29 Apr Playing for health
Just as Susan Schober was about to complete her advanced degree in chemical engineering at USC, she was presented with two life-changing events at once: the offer of a prestigious graduate fellowship, and the discovery that she was pregnant with her first child.
Determined not to let her education and career be derailed by her new responsibilities as a single mother, Schober’s family, including her mother Mary, committed to helping out so Schober could finish her education and provide the best future for herself and her child.
The family would have to pull together even more when, at age 2, Schober’s child, Eva, was diagnosed with autism.
Mary Schober sought every resource she could to learn how she could best help her granddaughter. It’s been four years since the diagnosis, and the family still faces uncertainty and tremendous challenges.
“We have had to work hard to get Eva every bit of help she’s received,” Mary Schober says. Though girls are in the minority with autism, Eva is considered quite challenged. “We’ve heard terms such as ‘severe’ and ‘profoundly autistic.’”
Whatever the diagnosis, Eva has her own unique set of issues, as does every child on the spectrum. This makes understanding how to treat and care for autistic children a continual guessing game, which puts tremendous strain on families.
Lisa Ackerman, founder and executive director of Talk About Curing Autism (TACA), knows all too well the confusion families face when their child is diagnosed with autism. She experienced it all when her son was diagnosed in 1999, at the age of 2. The organization, which provides a forum where families can connect and support each other, has membership of more than 31,000 families across the nation.
“The numbers are sobering,” Ackerman says. “1 in 50 U.S. children have autism. TACA serves over 4,000 children and their families living with autism in Orange County alone.”
And, as with so many other issues, the poor are particularly vulnerable.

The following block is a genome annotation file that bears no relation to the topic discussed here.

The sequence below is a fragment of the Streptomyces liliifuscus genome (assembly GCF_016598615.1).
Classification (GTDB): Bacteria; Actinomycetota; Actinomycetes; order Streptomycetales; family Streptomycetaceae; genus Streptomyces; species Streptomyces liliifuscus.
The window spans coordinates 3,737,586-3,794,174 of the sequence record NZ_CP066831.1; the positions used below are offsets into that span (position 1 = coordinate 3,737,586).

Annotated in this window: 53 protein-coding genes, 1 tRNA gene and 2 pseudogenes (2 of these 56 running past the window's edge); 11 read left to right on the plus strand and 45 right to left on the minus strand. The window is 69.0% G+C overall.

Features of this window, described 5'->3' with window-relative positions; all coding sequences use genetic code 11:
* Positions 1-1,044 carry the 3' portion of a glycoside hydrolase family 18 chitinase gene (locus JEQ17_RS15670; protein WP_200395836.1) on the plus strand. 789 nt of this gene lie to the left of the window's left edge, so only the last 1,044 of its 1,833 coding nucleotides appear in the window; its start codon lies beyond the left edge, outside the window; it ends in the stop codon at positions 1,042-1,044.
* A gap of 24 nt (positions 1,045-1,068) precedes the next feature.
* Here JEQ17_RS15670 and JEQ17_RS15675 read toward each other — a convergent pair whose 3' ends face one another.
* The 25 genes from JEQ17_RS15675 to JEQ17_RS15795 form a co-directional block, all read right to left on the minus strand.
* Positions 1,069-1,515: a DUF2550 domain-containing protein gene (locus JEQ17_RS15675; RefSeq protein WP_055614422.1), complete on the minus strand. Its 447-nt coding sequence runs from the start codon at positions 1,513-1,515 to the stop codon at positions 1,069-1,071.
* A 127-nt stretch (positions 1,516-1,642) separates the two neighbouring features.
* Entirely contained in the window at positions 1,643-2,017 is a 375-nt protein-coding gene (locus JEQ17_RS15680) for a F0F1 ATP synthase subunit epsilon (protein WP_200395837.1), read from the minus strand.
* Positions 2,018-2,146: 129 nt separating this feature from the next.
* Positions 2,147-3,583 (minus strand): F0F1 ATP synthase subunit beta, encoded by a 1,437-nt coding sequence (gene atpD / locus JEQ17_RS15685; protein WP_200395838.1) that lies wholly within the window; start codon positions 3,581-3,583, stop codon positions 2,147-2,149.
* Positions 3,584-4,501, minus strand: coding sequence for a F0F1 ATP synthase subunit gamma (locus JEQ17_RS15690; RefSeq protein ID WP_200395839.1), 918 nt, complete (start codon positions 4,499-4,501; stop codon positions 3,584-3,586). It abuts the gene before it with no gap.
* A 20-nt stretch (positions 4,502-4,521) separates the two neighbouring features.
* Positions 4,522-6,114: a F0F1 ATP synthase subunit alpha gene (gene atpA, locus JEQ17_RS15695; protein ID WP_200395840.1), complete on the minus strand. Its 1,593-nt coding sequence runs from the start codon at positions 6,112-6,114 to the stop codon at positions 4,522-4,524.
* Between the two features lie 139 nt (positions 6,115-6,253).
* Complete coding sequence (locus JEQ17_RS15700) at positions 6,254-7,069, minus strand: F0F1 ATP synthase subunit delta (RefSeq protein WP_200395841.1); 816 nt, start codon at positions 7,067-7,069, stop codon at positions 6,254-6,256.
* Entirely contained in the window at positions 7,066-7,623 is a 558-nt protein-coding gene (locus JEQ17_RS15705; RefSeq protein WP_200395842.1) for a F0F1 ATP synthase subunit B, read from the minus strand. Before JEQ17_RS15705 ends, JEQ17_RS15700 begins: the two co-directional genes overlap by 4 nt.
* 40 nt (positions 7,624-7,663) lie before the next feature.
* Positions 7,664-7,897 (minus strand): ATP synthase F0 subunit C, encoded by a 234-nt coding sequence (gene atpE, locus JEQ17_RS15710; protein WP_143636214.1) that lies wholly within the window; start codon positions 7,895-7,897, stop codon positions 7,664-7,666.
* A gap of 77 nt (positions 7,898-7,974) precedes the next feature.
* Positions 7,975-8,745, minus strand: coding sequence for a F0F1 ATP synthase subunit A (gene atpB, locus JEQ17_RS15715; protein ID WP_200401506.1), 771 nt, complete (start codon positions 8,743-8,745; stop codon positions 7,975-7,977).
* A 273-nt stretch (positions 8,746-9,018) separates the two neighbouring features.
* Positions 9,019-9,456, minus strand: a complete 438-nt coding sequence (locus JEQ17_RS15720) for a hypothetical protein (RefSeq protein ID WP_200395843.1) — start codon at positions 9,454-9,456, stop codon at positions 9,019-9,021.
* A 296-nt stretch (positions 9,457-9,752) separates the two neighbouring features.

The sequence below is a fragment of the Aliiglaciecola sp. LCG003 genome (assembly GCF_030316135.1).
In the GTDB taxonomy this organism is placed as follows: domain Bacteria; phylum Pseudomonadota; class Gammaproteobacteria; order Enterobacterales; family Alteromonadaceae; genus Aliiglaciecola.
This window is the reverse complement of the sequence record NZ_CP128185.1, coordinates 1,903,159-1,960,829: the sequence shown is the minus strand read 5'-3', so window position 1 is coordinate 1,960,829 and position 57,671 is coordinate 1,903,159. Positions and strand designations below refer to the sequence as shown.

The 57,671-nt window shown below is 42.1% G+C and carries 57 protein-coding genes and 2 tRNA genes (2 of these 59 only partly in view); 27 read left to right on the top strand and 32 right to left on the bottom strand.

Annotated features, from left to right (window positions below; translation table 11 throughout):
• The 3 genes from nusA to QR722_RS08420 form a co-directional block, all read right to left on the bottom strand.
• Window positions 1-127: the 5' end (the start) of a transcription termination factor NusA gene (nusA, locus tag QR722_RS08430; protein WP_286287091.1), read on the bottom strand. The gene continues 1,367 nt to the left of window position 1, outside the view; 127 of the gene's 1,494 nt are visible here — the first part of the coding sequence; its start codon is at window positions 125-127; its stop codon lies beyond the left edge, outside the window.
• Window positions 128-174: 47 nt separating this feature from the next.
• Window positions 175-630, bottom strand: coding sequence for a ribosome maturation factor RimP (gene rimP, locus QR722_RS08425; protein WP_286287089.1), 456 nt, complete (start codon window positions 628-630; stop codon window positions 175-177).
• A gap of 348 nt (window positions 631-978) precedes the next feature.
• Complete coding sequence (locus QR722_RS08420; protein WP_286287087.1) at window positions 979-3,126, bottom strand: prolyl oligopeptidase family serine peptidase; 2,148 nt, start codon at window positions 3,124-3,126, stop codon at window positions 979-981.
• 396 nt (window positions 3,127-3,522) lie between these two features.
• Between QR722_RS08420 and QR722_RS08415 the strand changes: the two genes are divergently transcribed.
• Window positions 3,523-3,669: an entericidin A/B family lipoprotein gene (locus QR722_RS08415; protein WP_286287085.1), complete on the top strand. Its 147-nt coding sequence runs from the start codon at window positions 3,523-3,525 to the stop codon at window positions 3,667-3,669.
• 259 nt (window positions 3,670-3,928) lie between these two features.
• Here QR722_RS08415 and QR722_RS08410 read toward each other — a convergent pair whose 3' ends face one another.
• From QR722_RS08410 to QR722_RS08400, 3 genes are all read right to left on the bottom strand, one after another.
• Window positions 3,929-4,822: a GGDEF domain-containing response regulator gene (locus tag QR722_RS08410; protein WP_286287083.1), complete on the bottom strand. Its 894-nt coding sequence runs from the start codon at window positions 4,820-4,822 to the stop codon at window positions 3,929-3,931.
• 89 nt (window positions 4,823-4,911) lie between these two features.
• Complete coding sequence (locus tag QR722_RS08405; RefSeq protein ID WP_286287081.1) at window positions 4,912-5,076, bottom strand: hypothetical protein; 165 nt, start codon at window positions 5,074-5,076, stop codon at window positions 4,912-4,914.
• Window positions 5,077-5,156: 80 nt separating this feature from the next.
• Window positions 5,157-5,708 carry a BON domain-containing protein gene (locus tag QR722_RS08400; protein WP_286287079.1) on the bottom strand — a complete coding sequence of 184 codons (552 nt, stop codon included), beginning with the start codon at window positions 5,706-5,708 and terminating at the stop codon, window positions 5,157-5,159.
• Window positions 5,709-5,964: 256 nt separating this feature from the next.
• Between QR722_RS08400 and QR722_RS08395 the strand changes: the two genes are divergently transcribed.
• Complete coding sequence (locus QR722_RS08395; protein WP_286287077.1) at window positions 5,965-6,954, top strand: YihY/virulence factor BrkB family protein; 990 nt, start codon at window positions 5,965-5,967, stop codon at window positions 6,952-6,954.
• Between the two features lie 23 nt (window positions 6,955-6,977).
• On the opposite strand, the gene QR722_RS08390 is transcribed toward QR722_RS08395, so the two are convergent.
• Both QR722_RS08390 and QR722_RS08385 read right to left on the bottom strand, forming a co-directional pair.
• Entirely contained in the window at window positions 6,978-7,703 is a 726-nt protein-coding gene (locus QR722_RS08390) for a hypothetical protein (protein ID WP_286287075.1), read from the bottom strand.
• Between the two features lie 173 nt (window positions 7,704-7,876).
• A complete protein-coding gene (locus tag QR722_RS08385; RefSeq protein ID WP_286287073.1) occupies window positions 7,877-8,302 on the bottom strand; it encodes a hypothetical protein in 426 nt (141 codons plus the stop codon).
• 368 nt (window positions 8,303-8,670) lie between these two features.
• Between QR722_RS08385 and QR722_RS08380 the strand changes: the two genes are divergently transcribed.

“Low-income families are often late to diagnose their kids,” Ackerman says. “Typically they are diagnosed 1-2 years later than their more affluent counterparts, losing valuable early-intervention time. This missed intervention time can make a huge difference in a child’s life.”
After Eva’s diagnosis, Mary Schober turned to resources at TACA and other agencies to educate herself as much as possible.
“I went to many seminars and my goal was to make sure we did everything to make her the most independent person she could be,” Schober says.
“We know that socialization is very important, but that in itself is very difficult because you never know when or how Eva might act out. Every time we go into a situation with other families or children, there is a chance they won’t understand her reactions.”
Linda Hunter, senior director of education and chief operating officer of Pretend City Children’s Museum in Irvine, agrees.
“More than anything, you need your child to be immersed in social situations that might draw him or her out,” Hunter says. “But every time you take them into a social environment, you risk sensory overload and meltdowns.”
Pretend City has developed a revolutionary program that provides valuable opportunities for children on the autism spectrum to be in a social-play therapy setting that also benefits parents and siblings not on the spectrum, since the isolation affects them all – and it’s free.
“Play – especially make-believe and pretend play – is how children learn,” says Hunter. “It is how we learn to experiment, explore, how we learn to work in groups and individually.”
Part of the program includes clinicians and social worker volunteers who work with children and their families in various pretend settings that mirror real life.
Great care was taken to develop an environment that is not overly stimulating. There is even a room where children can go calm down if they need to before joining the group again. Results have been so positive that after regular visitation, some children have become comfortable enough that they are able to go to the museum on non-autism event days to play alongside their peers.
“Autism can be isolating for families,” says Ackerman. “Socialization events provide tremendous benefits for families with a child on the spectrum. We place a strong emphasis on creating a community that offers opportunities to meet and interact with other families who understand their challenges in a safe environment.”
To learn more about how you can help, visit ConnectOC.org or contact the organizations directly at tacanow.org and pretendcity.org.
Shelley Hoss is president of the Orange County Community Foundation in Newport Beach. She can be reached at Shelley.Hoss@oc-cf.org.